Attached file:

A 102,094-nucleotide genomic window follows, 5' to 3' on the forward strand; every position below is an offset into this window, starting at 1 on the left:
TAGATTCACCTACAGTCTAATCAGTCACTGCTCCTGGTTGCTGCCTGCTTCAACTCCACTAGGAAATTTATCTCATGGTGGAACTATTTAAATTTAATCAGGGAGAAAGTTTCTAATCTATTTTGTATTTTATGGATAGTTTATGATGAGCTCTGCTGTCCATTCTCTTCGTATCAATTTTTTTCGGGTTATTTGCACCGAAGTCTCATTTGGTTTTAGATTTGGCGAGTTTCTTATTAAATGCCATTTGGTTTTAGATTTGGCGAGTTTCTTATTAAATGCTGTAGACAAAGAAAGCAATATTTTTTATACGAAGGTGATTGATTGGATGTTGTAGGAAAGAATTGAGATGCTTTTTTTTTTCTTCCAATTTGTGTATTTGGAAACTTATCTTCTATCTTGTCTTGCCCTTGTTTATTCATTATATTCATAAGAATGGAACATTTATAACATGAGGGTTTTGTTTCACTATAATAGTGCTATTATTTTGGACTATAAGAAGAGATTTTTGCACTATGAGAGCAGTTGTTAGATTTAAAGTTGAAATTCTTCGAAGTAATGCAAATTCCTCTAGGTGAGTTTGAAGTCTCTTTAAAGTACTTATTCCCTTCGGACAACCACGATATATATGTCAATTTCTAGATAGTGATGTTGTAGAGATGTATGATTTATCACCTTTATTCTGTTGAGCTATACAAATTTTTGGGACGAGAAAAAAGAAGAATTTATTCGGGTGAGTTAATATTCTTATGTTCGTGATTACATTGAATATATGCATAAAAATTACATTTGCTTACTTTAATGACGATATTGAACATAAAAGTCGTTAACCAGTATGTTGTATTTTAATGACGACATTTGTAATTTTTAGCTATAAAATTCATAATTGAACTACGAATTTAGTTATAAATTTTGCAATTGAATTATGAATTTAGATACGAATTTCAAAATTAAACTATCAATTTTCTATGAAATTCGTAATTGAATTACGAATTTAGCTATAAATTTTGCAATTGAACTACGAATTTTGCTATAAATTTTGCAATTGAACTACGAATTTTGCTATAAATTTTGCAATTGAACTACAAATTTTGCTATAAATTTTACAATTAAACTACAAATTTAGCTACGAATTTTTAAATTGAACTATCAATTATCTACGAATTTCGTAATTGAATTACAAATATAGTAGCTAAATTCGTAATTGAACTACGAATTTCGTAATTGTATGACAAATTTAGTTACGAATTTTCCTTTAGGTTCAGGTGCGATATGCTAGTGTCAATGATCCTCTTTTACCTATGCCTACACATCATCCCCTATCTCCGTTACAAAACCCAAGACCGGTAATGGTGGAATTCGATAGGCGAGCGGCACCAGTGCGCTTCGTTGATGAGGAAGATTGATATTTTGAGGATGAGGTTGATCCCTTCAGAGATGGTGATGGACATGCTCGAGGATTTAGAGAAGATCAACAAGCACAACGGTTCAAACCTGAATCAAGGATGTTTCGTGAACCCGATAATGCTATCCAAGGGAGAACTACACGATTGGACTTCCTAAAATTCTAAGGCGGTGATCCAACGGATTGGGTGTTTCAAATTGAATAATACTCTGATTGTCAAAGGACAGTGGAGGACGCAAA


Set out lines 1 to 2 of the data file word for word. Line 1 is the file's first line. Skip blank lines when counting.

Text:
A 102,094-nucleotide genomic window follows, 5' to 3' on the forward strand; every position below is an offset into this window, starting at 1 on the left:
TAGATTCACCTACAGTCTAATCAGTCACTGCTCCTGGTTGCTGCCTGCTTCAACTCCACTAGGAAATTTATCTCATGGTGGAACTATTTAAATTTAATCAGGGAGAAAGTTTCTAATCTATTTTGTATTTTATGGATAGTTTATGATGAGCTCTGCTGTCCATTCTCTTCGTATCAATTTTTTTCGGGTTATTTGCACCGAAGTCTCATTTGGTTTTAGATTTGGCGAGTTTCTTATTAAATGCCATTTGGTTTTAGATTTGGCGAGTTTCTTATTAAATGCTGTAGACAAAGAAAGCAATATTTTTTATACGAAGGTGATTGATTGGATGTTGTAGGAAAGAATTGAGATGCTTTTTTTTTTCTTCCAATTTGTGTATTTGGAAACTTATCTTCTATCTTGTCTTGCCCTTGTTTATTCATTATATTCATAAGAATGGAACATTTATAACATGAGGGTTTTGTTTCACTATAATAGTGCTATTATTTTGGACTATAAGAAGAGATTTTTGCACTATGAGAGCAGTTGTTAGATTTAAAGTTGAAATTCTTCGAAGTAATGCAAATTCCTCTAGGTGAGTTTGAAGTCTCTTTAAAGTACTTATTCCCTTCGGACAACCACGATATATATGTCAATTTCTAGATAGTGATGTTGTAGAGATGTATGATTTATCACCTTTATTCTGTTGAGCTATACAAATTTTTGGGACGAGAAAAAAGAAGAATTTATTCGGGTGAGTTAATATTCTTATGTTCGTGATTACATTGAATATATGCATAAAAATTACATTTGCTTACTTTAATGACGATATTGAACATAAAAGTCGTTAACCAGTATGTTGTATTTTAATGACGACATTTGTAATTTTTAGCTATAAAATTCATAATTGAACTACGAATTTAGTTATAAATTTTGCAATTGAATTATGAATTTAGATACGAATTTCAAAATTAAACTATCAATTTTCTATGAAATTCGTAATTGAATTACGAATTTAGCTATAAATTTTGCAATTGAACTACGAATTTTGCTATAAATTTTGCAATTGAACTACGAATTTTGCTATAAATTTTGCAATTGAACTACAAATTTTGCTATAAATTTTACAATTAAACTACAAATTTAGCTACGAATTTTTAAATTGAACTATCAATTATCTACGAATTTCGTAATTGAATTACAAATATAGTAGCTAAATTCGTAATTGAACTACGAATTTCGTAATTGTATGACAAATTTAGTTACGAATTTTCCTTTAGGTTCAGGTGCGATATGCTAGTGTCAATGATCCTCTTTTACCTATGCCTACACATCATCCCCTATCTCCGTTACAAAACCCAAGACCGGTAATGGTGGAATTCGATAGGCGAGCGGCACCAGTGCGCTTCGTTGATGAGGAAGATTGATATTTTGAGGATGAGGTTGATCCCTTCAGAGATGGTGATGGACATGCTCGAGGATTTAGAGAAGATCAACAAGCACAACGGTTCAAACCTGAATCAAGGATGTTTCGTGAACCCGATAATGCTATCCAAGGGAGAACTACACGATTGGACTTCCTAAAATTCTAAGGCGGTGATCCAACGGATTGGGTGTTTCAAATTGAATAATACTCTGATTGTCAAAGGACAGTGGAGGACGCAAA